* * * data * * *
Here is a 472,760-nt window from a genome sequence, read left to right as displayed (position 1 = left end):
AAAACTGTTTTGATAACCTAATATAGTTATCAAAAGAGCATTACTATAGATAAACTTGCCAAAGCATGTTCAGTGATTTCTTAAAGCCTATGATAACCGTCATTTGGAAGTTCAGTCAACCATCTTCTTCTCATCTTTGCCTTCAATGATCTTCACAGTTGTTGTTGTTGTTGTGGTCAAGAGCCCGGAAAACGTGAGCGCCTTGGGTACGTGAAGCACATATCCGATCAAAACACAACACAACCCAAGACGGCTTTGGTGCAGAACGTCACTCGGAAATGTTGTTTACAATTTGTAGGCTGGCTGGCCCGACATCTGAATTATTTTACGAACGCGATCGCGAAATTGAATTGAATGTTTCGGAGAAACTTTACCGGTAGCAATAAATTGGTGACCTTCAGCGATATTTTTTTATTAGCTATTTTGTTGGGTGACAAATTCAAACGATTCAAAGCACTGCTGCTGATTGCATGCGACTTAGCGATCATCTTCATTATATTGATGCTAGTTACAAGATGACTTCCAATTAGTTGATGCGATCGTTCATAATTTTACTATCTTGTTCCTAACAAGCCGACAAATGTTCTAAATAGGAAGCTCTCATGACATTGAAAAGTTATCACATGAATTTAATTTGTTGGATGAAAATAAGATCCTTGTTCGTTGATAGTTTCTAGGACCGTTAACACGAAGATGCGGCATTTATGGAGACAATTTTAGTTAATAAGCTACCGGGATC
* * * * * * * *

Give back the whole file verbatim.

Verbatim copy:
Here is a 472,760-nt window from a genome sequence, read left to right as displayed (position 1 = left end):
AAAACTGTTTTGATAACCTAATATAGTTATCAAAAGAGCATTACTATAGATAAACTTGCCAAAGCATGTTCAGTGATTTCTTAAAGCCTATGATAACCGTCATTTGGAAGTTCAGTCAACCATCTTCTTCTCATCTTTGCCTTCAATGATCTTCACAGTTGTTGTTGTTGTTGTGGTCAAGAGCCCGGAAAACGTGAGCGCCTTGGGTACGTGAAGCACATATCCGATCAAAACACAACACAACCCAAGACGGCTTTGGTGCAGAACGTCACTCGGAAATGTTGTTTACAATTTGTAGGCTGGCTGGCCCGACATCTGAATTATTTTACGAACGCGATCGCGAAATTGAATTGAATGTTTCGGAGAAACTTTACCGGTAGCAATAAATTGGTGACCTTCAGCGATATTTTTTTATTAGCTATTTTGTTGGGTGACAAATTCAAACGATTCAAAGCACTGCTGCTGATTGCATGCGACTTAGCGATCATCTTCATTATATTGATGCTAGTTACAAGATGACTTCCAATTAGTTGATGCGATCGTTCATAATTTTACTATCTTGTTCCTAACAAGCCGACAAATGTTCTAAATAGGAAGCTCTCATGACATTGAAAAGTTATCACATGAATTTAATTTGTTGGATGAAAATAAGATCCTTGTTCGTTGATAGTTTCTAGGACCGTTAACACGAAGATGCGGCATTTATGGAGACAATTTTAGTTAATAAGCTACCGGGATC